On Sept. 11, 2001, a brief encounter between two chaplains stuck with them forever. Sixteen years later, they were finally reunited as part of a PBS series airing Tuesday night.
Then-Army Capt. Timothy Mallard, now a colonel, and then-Coast Guard Cmdr. Doug Waite, now a retired Navy captain, were called to the Pentagon after one of the hijacked planes crashed into the building near Washington, D.C.
The two chaplains had never met - Mallard was assigned to the Pentagon as an intern, and Waite was stationed at the former Coast Guard headquarters at Buzzard Point in D.C.
Neither one was at work when the attack unfolded, but they rushed to the scene.
"In my own mind, I think of it as a combat site," Mallard told Military Times, adding that it was an active incident site for about three weeks.
Everyone took turns working day shifts and night shifts. During one of Mallard's shifts, someone from the Federal Emergency Management Agency team ran into the chaplain tent and told Mallard they needed him.
He went out to find a search-and-rescue team who wouldn't go back into the building until Mallard talked to them.
"You talk about feeling overwhelmed and inadequate," he said. "I was trying to get them to share their experiences and concerns and fears, but there was still a point where I felt like I just wasn't connecting."
Mallard had a Bible in his pocket and started reading through Psalm 23.
"When I got to the point in that psalm where David says walk through the valley of the shadow of death, I looked to my right at the building. There was just this black gaping hole," he said.
He finished the psalm, and the group locked arms and prayed.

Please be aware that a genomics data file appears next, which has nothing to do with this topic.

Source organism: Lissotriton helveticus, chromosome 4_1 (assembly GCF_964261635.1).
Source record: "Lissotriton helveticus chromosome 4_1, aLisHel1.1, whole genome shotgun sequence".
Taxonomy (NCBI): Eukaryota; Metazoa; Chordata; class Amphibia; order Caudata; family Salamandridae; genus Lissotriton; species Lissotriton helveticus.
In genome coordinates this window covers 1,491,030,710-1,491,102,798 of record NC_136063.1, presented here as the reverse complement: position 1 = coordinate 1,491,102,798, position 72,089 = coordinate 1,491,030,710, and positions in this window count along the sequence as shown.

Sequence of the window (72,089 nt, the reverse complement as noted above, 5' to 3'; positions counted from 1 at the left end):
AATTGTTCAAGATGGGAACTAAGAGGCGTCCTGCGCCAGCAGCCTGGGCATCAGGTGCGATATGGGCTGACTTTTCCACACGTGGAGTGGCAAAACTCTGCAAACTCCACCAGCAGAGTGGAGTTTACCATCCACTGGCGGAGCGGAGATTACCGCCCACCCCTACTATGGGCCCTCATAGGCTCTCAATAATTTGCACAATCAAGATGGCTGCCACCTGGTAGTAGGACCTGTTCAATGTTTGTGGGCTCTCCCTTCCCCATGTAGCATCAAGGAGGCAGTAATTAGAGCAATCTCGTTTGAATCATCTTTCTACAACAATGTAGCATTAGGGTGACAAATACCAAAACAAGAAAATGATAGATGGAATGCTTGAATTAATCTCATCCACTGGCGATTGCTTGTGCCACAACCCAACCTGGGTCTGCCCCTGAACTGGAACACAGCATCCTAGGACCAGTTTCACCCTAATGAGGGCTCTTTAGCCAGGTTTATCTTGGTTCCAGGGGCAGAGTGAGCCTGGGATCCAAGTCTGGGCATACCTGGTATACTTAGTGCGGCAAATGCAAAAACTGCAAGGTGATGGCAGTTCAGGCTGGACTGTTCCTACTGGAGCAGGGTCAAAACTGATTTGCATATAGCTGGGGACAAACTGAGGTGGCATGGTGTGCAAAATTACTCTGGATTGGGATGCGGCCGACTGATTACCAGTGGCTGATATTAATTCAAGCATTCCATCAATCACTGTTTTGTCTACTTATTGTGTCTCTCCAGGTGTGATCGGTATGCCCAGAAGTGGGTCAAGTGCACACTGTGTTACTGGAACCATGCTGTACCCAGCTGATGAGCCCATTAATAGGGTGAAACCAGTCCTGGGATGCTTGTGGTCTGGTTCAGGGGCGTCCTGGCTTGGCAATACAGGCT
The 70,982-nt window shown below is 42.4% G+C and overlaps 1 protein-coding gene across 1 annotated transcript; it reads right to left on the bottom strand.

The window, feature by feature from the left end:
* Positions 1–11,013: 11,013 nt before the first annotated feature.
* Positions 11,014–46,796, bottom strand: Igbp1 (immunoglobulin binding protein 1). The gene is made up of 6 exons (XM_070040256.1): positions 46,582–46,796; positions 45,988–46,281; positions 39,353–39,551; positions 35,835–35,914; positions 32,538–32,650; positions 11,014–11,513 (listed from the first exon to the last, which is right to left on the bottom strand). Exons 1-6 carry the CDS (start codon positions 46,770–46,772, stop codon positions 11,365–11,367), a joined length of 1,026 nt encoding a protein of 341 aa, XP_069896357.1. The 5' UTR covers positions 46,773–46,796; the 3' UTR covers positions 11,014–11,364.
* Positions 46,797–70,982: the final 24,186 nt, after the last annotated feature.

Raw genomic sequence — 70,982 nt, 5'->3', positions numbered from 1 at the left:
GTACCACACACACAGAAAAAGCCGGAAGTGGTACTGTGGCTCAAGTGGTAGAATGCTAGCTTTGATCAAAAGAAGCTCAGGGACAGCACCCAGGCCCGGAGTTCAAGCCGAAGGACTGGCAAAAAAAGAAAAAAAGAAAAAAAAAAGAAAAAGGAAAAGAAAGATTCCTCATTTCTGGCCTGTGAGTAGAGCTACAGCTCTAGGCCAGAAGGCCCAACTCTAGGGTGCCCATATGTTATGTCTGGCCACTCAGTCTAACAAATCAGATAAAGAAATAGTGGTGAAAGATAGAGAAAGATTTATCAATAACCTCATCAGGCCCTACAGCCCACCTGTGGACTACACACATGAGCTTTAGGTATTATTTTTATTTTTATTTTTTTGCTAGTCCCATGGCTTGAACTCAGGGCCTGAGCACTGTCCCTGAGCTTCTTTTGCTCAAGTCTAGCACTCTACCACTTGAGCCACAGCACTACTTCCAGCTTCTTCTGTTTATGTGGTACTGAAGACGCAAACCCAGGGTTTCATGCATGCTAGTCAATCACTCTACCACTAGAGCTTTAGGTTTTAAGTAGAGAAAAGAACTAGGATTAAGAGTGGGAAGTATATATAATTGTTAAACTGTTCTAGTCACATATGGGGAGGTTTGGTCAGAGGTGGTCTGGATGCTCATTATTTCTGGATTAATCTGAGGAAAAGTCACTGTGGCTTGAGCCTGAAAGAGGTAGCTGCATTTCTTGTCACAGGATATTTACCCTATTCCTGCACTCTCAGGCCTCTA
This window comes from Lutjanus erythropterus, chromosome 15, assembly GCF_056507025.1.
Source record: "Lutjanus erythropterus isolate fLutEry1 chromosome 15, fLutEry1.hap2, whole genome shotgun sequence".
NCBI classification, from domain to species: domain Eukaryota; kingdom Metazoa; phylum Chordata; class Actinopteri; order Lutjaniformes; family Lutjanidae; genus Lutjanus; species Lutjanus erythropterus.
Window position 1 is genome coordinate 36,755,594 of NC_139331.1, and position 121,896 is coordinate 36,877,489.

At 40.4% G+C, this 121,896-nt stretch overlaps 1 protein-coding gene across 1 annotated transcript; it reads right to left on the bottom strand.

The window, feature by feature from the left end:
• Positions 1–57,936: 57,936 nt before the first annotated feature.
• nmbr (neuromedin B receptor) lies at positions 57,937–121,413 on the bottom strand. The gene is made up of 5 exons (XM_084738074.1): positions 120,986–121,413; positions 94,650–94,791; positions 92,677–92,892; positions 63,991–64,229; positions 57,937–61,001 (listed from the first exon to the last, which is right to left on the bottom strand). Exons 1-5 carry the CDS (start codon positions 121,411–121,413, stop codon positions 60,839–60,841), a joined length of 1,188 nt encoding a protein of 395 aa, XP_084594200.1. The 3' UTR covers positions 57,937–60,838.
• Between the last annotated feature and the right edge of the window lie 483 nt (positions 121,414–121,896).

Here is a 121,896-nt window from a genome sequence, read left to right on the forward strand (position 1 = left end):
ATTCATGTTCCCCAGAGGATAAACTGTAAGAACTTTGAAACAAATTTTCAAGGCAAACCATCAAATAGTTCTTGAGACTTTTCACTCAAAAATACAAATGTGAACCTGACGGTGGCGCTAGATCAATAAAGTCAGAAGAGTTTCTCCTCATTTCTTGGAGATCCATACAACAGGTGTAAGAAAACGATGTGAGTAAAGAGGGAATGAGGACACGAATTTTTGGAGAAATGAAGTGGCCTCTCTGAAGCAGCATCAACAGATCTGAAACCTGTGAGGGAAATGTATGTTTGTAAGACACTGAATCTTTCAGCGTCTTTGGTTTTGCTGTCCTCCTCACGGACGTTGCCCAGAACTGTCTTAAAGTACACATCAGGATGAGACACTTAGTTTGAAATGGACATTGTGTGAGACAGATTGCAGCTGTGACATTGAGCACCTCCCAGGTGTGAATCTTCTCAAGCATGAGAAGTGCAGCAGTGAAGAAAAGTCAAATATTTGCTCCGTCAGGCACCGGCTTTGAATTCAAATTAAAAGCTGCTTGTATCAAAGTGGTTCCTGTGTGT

"They said, 'OK chaplain, now we're ready.' "
Mallard went back to the chaplain tent, where he said his grief overwhelmed him.
"I went in the corner and just fell down crying and weeping," he said. M
allard didn't know it, but Waite was also in the tent.
"I put my arm around him, let him cry, held him," Waite said, adding that he tried to remind Mallard that the Lord was going to take care of them and help them get through this. "He seemed to be better."
"I remember so much of his radiant presence and kindness," Mallard said. "He ministered to me and said a quick prayer for me, and that allowed me to go back out."
The two chaplains wouldn't see each other again for 16 years.
The producers tracked down Mallard and reunited the chaplains in November at the site of the 9/11 attacks in New York City, in a church near Ground Zero that hadn't been destroyed.
"You're kind of nervous and anxious and yet you want to move forward," Mallard said of seeing Waite for the first time in 16 years. "But I saw his face, and I thought, 'Oh my God, that's the face I remember.' All those years ago in the dark, just smiling at me."
Mallard said it was a real blessing to connect with Waite and thank him.
"I never had the opportunity to do that, and that was important," Mallard said.
Waite said he was happy to find out Mallard was assigned to the Army's Chaplain Corps at the Pentagon.
"You just don't know when you reach out to somebody who's in distress the impact that's going to have on them," he said.